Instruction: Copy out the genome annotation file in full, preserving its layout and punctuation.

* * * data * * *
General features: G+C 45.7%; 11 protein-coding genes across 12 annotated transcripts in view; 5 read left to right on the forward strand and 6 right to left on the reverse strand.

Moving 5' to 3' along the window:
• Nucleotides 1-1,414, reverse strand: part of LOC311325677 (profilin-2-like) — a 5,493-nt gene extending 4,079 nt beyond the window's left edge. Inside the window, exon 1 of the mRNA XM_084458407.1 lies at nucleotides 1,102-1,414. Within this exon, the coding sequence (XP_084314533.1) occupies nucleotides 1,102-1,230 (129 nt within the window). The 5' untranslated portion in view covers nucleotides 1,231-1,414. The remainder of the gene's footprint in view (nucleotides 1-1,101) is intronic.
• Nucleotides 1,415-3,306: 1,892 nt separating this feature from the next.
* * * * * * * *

General features: G+C 45.7%; 11 protein-coding genes across 12 annotated transcripts in view; 5 read left to right on the forward strand and 6 right to left on the reverse strand.

Moving 5' to 3' along the window:
• Nucleotides 1-1,414, reverse strand: part of LOC311325677 (profilin-2-like) — a 5,493-nt gene extending 4,079 nt beyond the window's left edge. Inside the window, exon 1 of the mRNA XM_084458407.1 lies at nucleotides 1,102-1,414. Within this exon, the coding sequence (XP_084314533.1) occupies nucleotides 1,102-1,230 (129 nt within the window). The 5' untranslated portion in view covers nucleotides 1,231-1,414. The remainder of the gene's footprint in view (nucleotides 1-1,101) is intronic.
• Nucleotides 1,415-3,306: 1,892 nt separating this feature from the next.